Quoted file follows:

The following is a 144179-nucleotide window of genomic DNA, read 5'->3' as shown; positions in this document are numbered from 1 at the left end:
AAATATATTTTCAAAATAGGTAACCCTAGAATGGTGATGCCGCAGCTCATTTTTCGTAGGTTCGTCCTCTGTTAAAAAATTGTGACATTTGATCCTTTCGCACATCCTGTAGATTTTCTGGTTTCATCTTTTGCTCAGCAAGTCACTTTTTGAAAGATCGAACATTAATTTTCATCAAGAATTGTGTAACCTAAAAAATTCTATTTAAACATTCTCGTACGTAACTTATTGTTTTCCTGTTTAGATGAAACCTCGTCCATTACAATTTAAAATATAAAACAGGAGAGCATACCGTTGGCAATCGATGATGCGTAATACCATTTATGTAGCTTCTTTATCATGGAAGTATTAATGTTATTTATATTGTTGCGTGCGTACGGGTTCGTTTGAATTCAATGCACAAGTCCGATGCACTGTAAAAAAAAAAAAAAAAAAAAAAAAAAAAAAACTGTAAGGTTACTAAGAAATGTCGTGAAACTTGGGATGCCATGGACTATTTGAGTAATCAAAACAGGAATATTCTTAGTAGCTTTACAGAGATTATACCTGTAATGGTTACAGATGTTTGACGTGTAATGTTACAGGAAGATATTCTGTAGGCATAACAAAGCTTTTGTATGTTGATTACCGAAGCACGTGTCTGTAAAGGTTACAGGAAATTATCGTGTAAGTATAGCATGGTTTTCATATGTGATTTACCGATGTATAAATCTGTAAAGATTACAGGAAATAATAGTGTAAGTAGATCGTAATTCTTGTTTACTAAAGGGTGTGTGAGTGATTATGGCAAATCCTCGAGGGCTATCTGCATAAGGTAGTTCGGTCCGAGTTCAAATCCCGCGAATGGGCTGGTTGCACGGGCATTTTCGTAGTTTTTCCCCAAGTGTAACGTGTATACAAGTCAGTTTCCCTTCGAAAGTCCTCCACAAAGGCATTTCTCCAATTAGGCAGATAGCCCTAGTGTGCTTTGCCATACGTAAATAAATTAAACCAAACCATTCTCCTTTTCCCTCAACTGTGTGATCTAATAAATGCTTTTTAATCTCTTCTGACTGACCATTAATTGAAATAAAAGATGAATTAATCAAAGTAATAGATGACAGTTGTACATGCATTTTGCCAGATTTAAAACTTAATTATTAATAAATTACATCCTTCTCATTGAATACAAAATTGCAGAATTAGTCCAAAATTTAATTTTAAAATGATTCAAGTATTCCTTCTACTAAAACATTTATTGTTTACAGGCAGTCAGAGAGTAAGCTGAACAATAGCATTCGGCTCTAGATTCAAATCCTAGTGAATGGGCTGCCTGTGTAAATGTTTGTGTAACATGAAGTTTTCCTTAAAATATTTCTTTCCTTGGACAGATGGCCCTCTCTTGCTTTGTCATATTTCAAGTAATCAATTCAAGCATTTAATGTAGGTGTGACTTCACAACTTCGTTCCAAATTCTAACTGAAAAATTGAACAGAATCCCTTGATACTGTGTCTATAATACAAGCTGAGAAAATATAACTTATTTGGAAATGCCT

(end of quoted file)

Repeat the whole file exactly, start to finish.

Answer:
The following is a 144179-nucleotide window of genomic DNA, read 5'->3' as shown; positions in this document are numbered from 1 at the left end:
AAATATATTTTCAAAATAGGTAACCCTAGAATGGTGATGCCGCAGCTCATTTTTCGTAGGTTCGTCCTCTGTTAAAAAATTGTGACATTTGATCCTTTCGCACATCCTGTAGATTTTCTGGTTTCATCTTTTGCTCAGCAAGTCACTTTTTGAAAGATCGAACATTAATTTTCATCAAGAATTGTGTAACCTAAAAAATTCTATTTAAACATTCTCGTACGTAACTTATTGTTTTCCTGTTTAGATGAAACCTCGTCCATTACAATTTAAAATATAAAACAGGAGAGCATACCGTTGGCAATCGATGATGCGTAATACCATTTATGTAGCTTCTTTATCATGGAAGTATTAATGTTATTTATATTGTTGCGTGCGTACGGGTTCGTTTGAATTCAATGCACAAGTCCGATGCACTGTAAAAAAAAAAAAAAAAAAAAAAAAAAAAAAACTGTAAGGTTACTAAGAAATGTCGTGAAACTTGGGATGCCATGGACTATTTGAGTAATCAAAACAGGAATATTCTTAGTAGCTTTACAGAGATTATACCTGTAATGGTTACAGATGTTTGACGTGTAATGTTACAGGAAGATATTCTGTAGGCATAACAAAGCTTTTGTATGTTGATTACCGAAGCACGTGTCTGTAAAGGTTACAGGAAATTATCGTGTAAGTATAGCATGGTTTTCATATGTGATTTACCGATGTATAAATCTGTAAAGATTACAGGAAATAATAGTGTAAGTAGATCGTAATTCTTGTTTACTAAAGGGTGTGTGAGTGATTATGGCAAATCCTCGAGGGCTATCTGCATAAGGTAGTTCGGTCCGAGTTCAAATCCCGCGAATGGGCTGGTTGCACGGGCATTTTCGTAGTTTTTCCCCAAGTGTAACGTGTATACAAGTCAGTTTCCCTTCGAAAGTCCTCCACAAAGGCATTTCTCCAATTAGGCAGATAGCCCTAGTGTGCTTTGCCATACGTAAATAAATTAAACCAAACCATTCTCCTTTTCCCTCAACTGTGTGATCTAATAAATGCTTTTTAATCTCTTCTGACTGACCATTAATTGAAATAAAAGATGAATTAATCAAAGTAATAGATGACAGTTGTACATGCATTTTGCCAGATTTAAAACTTAATTATTAATAAATTACATCCTTCTCATTGAATACAAAATTGCAGAATTAGTCCAAAATTTAATTTTAAAATGATTCAAGTATTCCTTCTACTAAAACATTTATTGTTTACAGGCAGTCAGAGAGTAAGCTGAACAATAGCATTCGGCTCTAGATTCAAATCCTAGTGAATGGGCTGCCTGTGTAAATGTTTGTGTAACATGAAGTTTTCCTTAAAATATTTCTTTCCTTGGACAGATGGCCCTCTCTTGCTTTGTCATATTTCAAGTAATCAATTCAAGCATTTAATGTAGGTGTGACTTCACAACTTCGTTCCAAATTCTAACTGAAAAATTGAACAGAATCCCTTGATACTGTGTCTATAATACAAGCTGAGAAAATATAACTTATTTGGAAATGCCT